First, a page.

Several cases have wrestled with the issue of which rights each co-parent has concerning where to send children to school. In Madison v. Davis, the California Supreme court addressed the rights of divorced parents when their child enters school. The Madison case involved the rights of the two divorced co-parents and their pre-school aged child.

The father in the case argued that under Beck v. Beck, the non-custodial parent has the right to make decisions regarding the child’s wellbeing. Meanwhile, the mother in the case argued that under Pascale v. Pascale, the parent of primary residence holds more authority in making decisions regarding the child. The Madison v. Davis case ultimately ruled that when pre-school is being used as daycare, the primary residential parent has the initial right to select a pre-school program. The parent, however, must make a “reasonable” choice that factors in considerations, such as location and cost.

While some parents might think that choosing where a child attends pre-school is a small issue, there is a strong possibility that the court will want to keep your child in the same location where he or she will eventually be attending kindergarten to maintain stability.


There are multiple methods used to decide where to send your children to religious services. Courts often attempt to balance competing parental concerns about the child’s religious upbringing. While courts must protect an individual parent’s right to the free exercise of religion, courts must ultimately ensure that the best interests of the child are protected.

The Supreme Court has not yet articulated its opinion on religious upbringing and shared custody. With no uniform national law in place, states apply a variety of legal tests. The three most common tests applied by state courts are:

  • Whether restricting a parent’s religious practices will cause “actual or substantial” harm to the child,
  • If restricting a parent’s religious practices “might harm” the child in the future, and
  • If the custodial parent objects to the noncustodial parent’s religious activities.

When the parents of minor children divorce, custody of the children becomes a major issue.  Then, there are thousands of additional minute issues on which parents might disagree. That is why it is critical to have the assistance of an experienced family law attorney like the family law attorneys at the Lawrence Law Office. For a free consultation, please feel free to contact us today at (614) 228-3664.

Child Protective Services and Parental Rights in Public Schools

One Ohio family is currently without their 7-year-old son after he was taken by Ohio’s Child Protective Services when the parents refused to subject the boy to testing for a behavioral disorder at school. The boy’s teachers cited that his wild behavior stems from undiagnosed Attention Deficit Hyperactivity Disorder, however, this disorder can be difficult to diagnose in young children and was not something the boy’s parents were interested in exploring. When the parents refused, things became more difficult, as the school filed a report for neglect.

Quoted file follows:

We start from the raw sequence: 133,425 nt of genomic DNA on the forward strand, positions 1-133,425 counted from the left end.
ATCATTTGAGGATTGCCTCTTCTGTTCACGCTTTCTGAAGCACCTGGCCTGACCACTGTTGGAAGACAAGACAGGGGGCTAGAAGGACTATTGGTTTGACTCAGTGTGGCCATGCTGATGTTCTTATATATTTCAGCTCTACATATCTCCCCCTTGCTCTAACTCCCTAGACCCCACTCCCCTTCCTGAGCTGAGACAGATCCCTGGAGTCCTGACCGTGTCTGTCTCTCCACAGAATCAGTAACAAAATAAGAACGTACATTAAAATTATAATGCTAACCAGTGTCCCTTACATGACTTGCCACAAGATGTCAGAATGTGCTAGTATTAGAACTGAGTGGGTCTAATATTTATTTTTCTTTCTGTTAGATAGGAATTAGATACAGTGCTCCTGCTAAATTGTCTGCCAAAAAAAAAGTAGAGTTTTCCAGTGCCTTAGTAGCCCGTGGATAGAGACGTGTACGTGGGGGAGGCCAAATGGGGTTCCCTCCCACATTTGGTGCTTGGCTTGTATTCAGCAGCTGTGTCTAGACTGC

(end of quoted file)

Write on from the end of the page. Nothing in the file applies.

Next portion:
When the neglect allegation arose, the parents were contacted for an in-home visit, but denied the investigation into their personal lives and noted their right to privacy, child rearing, and their ability to make medical decisions on behalf of their minor son. Once the boy was removed from the home after their emergency hearing, he was placed with his grandparents, and his parents get visitation rights at specific times.

However, the school justifies its action by insisting that a failure to report the family would be a violation of its duty to report any suspected neglect or abuse of a child, which could result in penalties, criminal charges, and the loss of license. State law differs and neglect has many definitions, one of which encompasses the failure to ensure that a child is educated as required by the state, but does not include a parent’s refusal to provide his or her child with any medications that target the sympathetic nervous system, which includes medications for attention deficit disorders. In Ohio, parents can be charged with neglect if they fail to provide proper care or necessary medical treatment or care necessary for the child’s health or well-being.

Fighting for Your Child’s Rights?

While schools also have a right to ensure that children are properly taken care of and diagnosed if a condition is suspected, parents also have a right to some degree of control over what goes on in their children’s lives medically. If you or someone you know believes they are being victimized by their school or being forced to endure testing they do not wish to take, we want to hear from you today. Do not hesitate to call the legal team at Lawrence Law Office today at (614) 228 – 3664 for a consultation or email us using our website or

Social Media and Divorce

Social media is a big part of almost everyone’s life today. We use social media sites to receive news, as a creative outlet, or as a place to catch up with friends. When it comes to sharing personal details from your life, however, you should think twice before splashing them all over the internet. Sites like Facebook, Twitter, Instagram, and LinkedIn enable individuals to connect on a common platform to share pictures, stories, and personal thoughts, but those individuals sometimes discover the hard way that everything written online is permissible in court.